Malcolm Gladwell, a staff writer for the New Yorker and author of such bestsellers as Blink, The Tipping Point, and Outliers, last year spoke out publicly about his own rediscovery of faith. He credits a visit with a Mennonite couple in Winnipeg, Canada, who lost their 13-year-old daughter to a sexual predator. After the largest manhunt in the city’s history, police officers found the teenager’s body in a shed, frozen, her hands and feet bound; it took them twenty-two years to arrest and prosecute the suspected killer.
At a news conference just after the girl’s funeral her father said, “We would like to know who the person or persons are so we could share, hopefully, a love that seems to be missing in these people’s lives.” The mother added, “I can’t say at this point I forgive this person,” stressing the phrase at this point. “We have all done something dreadful in our lives, or have felt the urge to,” she added. [Afterward, Wilma Derksen became a Forgiveness Therapist, and outlines her approach in a moving TED talk: https://www.youtube.com/watch?v=3sGmYDYTwUs.%5D
The response of this couple, so different from a normal response of rage and revenge, pulled Gladwell back toward his own Mennonite roots. As he told Relevant magazine, “Something happened to me when I sat in Wilma Derksen’s garden. It is one thing to read in a history book about people empowered by their faith. But it is quite another to meet an otherwise very ordinary person, in the backyard of a very ordinary house, who has managed to do something utterly extraordinary. Their daughter was murdered. And the first thing the Derksens did was to stand up at the press conference and talk about the path to forgiveness.”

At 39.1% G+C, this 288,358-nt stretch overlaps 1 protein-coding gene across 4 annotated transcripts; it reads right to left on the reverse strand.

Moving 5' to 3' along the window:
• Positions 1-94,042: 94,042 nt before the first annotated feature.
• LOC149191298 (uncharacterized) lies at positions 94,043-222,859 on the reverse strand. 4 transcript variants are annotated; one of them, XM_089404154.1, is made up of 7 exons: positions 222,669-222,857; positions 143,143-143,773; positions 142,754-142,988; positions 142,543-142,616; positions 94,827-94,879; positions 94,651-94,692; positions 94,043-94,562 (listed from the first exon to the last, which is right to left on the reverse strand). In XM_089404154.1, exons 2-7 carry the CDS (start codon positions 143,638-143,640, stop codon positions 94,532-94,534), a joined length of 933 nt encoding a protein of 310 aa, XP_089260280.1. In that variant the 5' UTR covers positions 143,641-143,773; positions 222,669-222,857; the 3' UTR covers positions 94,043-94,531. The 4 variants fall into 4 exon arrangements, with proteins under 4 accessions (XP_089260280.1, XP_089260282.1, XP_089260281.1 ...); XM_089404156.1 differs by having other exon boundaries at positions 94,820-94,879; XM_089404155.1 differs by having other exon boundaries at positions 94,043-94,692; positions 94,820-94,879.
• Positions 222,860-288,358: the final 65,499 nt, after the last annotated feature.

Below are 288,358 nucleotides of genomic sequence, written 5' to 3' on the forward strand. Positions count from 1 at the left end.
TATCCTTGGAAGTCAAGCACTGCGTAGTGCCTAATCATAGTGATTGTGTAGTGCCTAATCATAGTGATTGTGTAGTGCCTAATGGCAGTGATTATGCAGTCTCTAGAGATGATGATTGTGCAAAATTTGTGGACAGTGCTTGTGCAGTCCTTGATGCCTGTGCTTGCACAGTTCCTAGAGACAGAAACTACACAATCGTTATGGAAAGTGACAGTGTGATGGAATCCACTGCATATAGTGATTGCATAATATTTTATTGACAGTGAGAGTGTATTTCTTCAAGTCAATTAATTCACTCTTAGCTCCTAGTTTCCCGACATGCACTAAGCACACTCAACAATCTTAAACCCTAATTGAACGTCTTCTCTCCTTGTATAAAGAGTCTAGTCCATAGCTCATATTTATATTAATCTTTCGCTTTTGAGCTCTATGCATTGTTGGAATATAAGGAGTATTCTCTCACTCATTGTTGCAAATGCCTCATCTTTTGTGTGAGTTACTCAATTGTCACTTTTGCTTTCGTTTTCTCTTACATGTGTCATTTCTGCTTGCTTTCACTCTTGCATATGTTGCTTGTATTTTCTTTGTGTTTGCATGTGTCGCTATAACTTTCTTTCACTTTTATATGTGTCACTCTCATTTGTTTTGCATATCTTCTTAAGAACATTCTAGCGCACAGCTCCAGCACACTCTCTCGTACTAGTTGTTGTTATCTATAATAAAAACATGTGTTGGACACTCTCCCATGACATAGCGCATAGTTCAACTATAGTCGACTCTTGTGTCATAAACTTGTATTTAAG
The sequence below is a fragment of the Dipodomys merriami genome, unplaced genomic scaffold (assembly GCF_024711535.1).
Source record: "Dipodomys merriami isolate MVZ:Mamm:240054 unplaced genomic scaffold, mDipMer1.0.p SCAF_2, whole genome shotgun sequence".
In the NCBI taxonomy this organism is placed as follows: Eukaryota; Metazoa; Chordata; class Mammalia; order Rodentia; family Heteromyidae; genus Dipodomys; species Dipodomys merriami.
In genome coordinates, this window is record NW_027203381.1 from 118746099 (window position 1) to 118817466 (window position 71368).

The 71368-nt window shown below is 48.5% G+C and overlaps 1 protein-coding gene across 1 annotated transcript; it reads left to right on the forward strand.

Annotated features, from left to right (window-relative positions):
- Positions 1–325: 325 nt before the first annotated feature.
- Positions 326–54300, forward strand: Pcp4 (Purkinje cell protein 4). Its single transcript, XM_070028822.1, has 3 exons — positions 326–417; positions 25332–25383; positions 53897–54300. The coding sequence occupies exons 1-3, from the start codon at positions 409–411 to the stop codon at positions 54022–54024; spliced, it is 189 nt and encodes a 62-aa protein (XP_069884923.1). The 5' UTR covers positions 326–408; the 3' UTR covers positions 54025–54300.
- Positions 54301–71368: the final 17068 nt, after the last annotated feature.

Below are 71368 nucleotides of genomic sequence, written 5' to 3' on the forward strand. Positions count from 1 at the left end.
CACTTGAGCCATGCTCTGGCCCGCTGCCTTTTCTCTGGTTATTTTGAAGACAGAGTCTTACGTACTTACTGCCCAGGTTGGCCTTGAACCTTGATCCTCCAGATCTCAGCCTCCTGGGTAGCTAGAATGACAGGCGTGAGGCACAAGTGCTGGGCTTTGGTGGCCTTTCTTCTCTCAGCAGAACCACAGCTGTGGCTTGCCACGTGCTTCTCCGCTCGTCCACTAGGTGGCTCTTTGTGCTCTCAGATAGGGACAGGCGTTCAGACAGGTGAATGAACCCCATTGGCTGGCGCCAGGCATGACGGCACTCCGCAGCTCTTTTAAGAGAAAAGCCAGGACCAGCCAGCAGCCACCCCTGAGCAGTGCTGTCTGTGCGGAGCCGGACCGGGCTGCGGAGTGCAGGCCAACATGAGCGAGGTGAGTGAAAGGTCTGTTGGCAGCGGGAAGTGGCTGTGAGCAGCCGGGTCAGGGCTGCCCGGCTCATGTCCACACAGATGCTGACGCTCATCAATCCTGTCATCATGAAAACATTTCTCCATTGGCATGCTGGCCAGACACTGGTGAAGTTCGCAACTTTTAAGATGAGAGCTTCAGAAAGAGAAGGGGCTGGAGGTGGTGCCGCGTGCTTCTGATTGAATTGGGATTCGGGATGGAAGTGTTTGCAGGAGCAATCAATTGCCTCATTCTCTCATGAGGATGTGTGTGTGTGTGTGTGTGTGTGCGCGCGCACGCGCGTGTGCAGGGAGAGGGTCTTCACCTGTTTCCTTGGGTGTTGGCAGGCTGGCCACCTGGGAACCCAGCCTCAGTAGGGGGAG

Gladwell found other instances of ordinary Christians who acted in extraordinary ways, such as the Protestants in rural France who sheltered Jews during Nazi occupation. He adds, “Maybe we have difficulty seeing the weapons of the spirit because we don’t know where to look, or because we are distracted by the louder claims of material advantage. But I’ve seen them now, and I will never be the same.”
More on the subject from Philip Yancey